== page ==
For Walsh, holding political office has been a major change in his life after serving for decades in the Montana National Guard. The Butte native joined the guard as a student at Carroll College, starting as an enlisted man and later becoming an officer.
In 2004-2005, Walsh commanded the 750-soldier 163rd Infantry Battalion from Montana in combat operations in Iraq. It was the largest deployment of Montana soldiers since World War II.
In September 2008, Gov. Brian Schweitzer appointed him adjutant general of the Montana National Guard. Walsh resigned in March 2012 to join Bullock as his running mate.
Walsh said he knew Bullock as attorney general, but not well. He had taken Bullock to Dillon to see the National Guard’s Youth Challenge, a boot camp program for at-risk youth.
Impressed by Walsh’s leadership, Bullock approached him in early to 2012 to see if he’d like to join the ticket.
Walsh said it was a tough decision because he loved leading the guard. He discussed it with his wife, Janet, and their two sons.
“I’d been in the National Guard for 33 years and working full time for the National Guard for 29,” he said. “So this provided a great opportunity to continue to serve here in Montana and serve the citizens of Montana.”
Walsh said he and Bullock talked about roles and responsibilities.
”The one thing that I really said was that as adjutant general, I was actively involved in the decision-making process and kind of the final say, other than the governor, as to what was happening,” he said.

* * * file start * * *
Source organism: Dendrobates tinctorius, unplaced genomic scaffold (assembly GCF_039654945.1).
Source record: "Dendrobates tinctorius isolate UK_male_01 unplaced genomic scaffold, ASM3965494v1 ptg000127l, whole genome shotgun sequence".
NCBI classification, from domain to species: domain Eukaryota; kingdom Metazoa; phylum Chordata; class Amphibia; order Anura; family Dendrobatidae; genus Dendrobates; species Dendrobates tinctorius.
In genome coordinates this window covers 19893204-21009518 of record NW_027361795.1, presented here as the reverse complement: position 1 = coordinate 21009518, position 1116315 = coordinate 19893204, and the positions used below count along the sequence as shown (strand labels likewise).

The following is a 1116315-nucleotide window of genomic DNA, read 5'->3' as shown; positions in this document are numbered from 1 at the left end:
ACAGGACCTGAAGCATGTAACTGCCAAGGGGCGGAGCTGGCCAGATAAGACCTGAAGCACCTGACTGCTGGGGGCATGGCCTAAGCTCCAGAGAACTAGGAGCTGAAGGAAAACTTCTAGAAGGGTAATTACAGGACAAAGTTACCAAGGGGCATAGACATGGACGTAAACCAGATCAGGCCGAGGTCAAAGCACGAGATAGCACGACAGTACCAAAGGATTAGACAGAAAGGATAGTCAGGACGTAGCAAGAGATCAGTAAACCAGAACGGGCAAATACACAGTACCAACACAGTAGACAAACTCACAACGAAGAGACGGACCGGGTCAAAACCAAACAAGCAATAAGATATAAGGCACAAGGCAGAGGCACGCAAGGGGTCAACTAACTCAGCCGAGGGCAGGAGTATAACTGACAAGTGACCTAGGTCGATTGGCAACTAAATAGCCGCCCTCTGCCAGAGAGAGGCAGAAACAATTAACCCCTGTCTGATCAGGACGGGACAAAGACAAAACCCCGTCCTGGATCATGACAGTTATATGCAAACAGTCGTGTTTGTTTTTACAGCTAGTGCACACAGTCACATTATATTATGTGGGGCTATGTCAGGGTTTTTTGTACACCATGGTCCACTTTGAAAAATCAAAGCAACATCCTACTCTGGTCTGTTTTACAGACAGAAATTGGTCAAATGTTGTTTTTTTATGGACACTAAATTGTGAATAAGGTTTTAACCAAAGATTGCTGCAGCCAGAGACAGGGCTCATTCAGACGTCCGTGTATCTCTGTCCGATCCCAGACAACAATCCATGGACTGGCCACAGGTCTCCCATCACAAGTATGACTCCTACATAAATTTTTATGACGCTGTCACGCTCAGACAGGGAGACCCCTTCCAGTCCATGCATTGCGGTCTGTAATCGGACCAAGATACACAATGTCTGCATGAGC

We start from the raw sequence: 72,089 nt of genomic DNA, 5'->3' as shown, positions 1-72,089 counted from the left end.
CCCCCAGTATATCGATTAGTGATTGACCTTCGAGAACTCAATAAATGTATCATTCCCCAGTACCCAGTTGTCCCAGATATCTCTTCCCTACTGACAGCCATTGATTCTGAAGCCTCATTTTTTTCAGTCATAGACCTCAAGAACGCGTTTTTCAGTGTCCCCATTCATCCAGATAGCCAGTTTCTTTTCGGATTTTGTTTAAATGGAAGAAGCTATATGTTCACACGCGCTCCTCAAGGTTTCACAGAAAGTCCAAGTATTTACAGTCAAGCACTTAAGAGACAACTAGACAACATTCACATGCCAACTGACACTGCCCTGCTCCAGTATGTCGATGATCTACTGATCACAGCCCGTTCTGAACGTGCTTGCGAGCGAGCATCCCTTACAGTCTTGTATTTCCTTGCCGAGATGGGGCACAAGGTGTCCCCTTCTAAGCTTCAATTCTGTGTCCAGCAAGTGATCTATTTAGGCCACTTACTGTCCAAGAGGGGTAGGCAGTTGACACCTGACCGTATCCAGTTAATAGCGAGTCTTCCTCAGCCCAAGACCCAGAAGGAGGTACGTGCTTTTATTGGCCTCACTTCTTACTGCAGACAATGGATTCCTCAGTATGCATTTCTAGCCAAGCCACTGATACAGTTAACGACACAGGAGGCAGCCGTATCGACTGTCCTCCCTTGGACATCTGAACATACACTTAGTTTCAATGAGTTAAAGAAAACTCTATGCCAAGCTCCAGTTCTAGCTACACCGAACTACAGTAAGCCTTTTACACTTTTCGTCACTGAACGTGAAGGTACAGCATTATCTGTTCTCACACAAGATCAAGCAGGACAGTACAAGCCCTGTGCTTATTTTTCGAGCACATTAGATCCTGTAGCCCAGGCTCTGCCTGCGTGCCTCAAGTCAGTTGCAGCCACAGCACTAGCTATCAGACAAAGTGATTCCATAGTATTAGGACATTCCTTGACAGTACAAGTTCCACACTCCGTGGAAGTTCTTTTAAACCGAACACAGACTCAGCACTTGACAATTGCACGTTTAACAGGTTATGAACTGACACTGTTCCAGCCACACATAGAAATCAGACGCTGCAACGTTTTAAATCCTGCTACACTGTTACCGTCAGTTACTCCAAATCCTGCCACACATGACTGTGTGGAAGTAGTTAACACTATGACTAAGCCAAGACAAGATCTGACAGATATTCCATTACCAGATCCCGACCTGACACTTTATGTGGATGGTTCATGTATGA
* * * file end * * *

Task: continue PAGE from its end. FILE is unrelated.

Walsh said he told Bullock that if they won, he wanted to play “an active role” in the administration.
“He said, ‘Definitely,’ and he’s followed through with that commitment,” Walsh said. “I’ve been an active member of the team involved in the majority of decisions that have taken place so far.”
Those activities have included helping vet the candidates for top jobs in the administration and members of various boards. He helped develop Bullock’s budget and worked with the Legislature to advocate for the governor’s agenda.
Under the Montana Constitution and laws, the lieutenant governor has few duties except those assigned by the governor. Some previous Montana lieutenant governors have withered away on the political vine when governors have refused to share any duties with them.
That hasn’t happened to Walsh.
“I’ve been continuing to stay busy,” Walsh said. “That’s the one thing I was concerned about. I didn’t want to just sit here and wait to be told to do something.…I’ve really enjoyed working with (Bullock). I’ve really appreciated him considering my input."
For his part, Bullock said Walsh has “become a close friend and a trusted adviser.”
“He’s been by my side as we crafted a budget, negotiated with legislators and, more generally, set our agenda for governing,” Bullock said, “He brings equal parts of enthusiasm and determination to every task he tackles.”
He said Walsh has been particularly helpful “as we dig into how government can better serve all Montanans.”